To be honest, I haven't really faced any major challenges shooting in the countries I've visited. The only common challenge I've faced as far as photography goes is photographing people due to the language barrier. It can sometimes be difficult trying to get your subjects to understand what you want from them. The upside is most people know what you want when they see your camera, but there are some cultures that haven't been exposed to such technology and that can prove difficult at times. A simple smile and a nod is often all you need to communicate with people, and they usually don't mind having their picture taken.

It helps having a photo guide (fixer) who speaks the local language who can assist in getting the shots you want. I tend to work alone, but there have been a few situations where I've used a fixer to get access to less known places other tourists don't go. If you are a travel writer or documentary photographer, a fixer will also be able to ask questions on your behalf to get your story.

:: Travel photography often must include some kind of human element to help tell the do you handle people in a shot to make them a) work aesthetically, and, b) look natural and not forced?

Capturing strong, well-composed portraits of people in a brief encounter that typifies travel photography can be extremely challenging, but if it's done right the results are worth the effort. The number one rule for capturing aesthetically pleasing portraits of strangers is to show respect while photographing them. Lack of language is no excuse for mistreating people, it's important to remember they have feelings. If the situation doesn't feel right or my model objects to having their picture taken I simply thank them and move on.

I'm constantly previsualising my photos before I press the shutter by looking for interesting backgrounds that aren't busy and are within context to my subject. Most of my people photos are locational portraits of people going about their daily lives. This adds context and helps transport the viewer to that moment. It also makes my subjects feel at ease as they go about their daily routine undistracted and often unaware I'm taking their picture. This is how most of my portraits are shot and I find it one of the simplest methods to capturing natural looking images.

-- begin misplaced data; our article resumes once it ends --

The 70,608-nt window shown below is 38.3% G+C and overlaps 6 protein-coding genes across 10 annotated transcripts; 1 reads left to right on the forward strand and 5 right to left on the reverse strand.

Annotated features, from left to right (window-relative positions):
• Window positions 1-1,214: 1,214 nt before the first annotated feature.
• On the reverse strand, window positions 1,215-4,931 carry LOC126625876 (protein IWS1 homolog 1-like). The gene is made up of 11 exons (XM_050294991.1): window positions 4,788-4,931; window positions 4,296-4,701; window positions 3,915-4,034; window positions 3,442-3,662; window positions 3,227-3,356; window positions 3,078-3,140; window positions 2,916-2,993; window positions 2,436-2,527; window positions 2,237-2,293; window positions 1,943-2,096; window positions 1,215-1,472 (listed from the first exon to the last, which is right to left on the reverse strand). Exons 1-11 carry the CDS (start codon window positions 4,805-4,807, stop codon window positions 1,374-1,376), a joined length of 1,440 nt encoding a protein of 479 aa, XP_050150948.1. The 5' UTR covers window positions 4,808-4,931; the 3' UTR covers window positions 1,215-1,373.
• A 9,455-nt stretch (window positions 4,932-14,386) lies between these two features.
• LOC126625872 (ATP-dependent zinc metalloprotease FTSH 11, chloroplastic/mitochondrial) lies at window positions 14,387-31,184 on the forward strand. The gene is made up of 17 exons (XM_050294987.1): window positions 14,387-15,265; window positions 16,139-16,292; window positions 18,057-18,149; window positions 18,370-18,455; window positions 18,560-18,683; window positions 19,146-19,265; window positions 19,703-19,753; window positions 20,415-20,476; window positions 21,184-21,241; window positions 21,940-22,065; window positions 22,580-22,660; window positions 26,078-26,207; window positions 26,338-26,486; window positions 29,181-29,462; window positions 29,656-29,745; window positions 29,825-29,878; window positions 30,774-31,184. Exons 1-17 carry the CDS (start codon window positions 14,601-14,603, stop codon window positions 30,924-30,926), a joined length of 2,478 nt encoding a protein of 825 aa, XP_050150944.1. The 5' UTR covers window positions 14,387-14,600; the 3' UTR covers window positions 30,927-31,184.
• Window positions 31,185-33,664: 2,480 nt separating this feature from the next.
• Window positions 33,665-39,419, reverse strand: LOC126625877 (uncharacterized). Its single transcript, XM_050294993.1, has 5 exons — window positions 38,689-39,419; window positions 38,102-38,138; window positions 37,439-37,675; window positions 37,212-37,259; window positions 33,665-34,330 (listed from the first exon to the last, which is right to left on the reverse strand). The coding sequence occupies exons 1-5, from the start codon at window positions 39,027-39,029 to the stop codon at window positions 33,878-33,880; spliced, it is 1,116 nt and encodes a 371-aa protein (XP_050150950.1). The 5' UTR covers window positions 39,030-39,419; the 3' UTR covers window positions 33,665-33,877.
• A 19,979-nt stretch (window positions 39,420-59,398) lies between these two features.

:: Do you have any stories where the human element made the shooting tough or dangerous? How did you deal with that?

I'm a bit of an introvert so photographing big crowds of people can be challenging. Fortunately my passions for capturing those fleeting moments outweigh my fear and I'm able throw myself into situations I wouldn't normally put myself in.

:: You are doing an assignment for Australian Geographic, commissioned to shoot the Camel Cup? What is the Camel Cup, and how did that assignment go? How does having an "assignment" differ from normal travel photography?

Yes, this was my first assignment for Australian Geographic and remains one of my favourite assignments I've been commissioned to shoot. Lasseters Camel Cup is an amazing race that is iconic, quirky and its reputation reaches far beyond Northern Territory soil of outback Australia. Held in Alice Springs this annual event attracts thousands of visitors to the region. While camels may have a reputation as dedicated 'ships of the desert', these mighty beasts are certainly not short on personality. Racing them can prove a nightmare for riders and handlers but is fantastic viewing for spectators and photographers.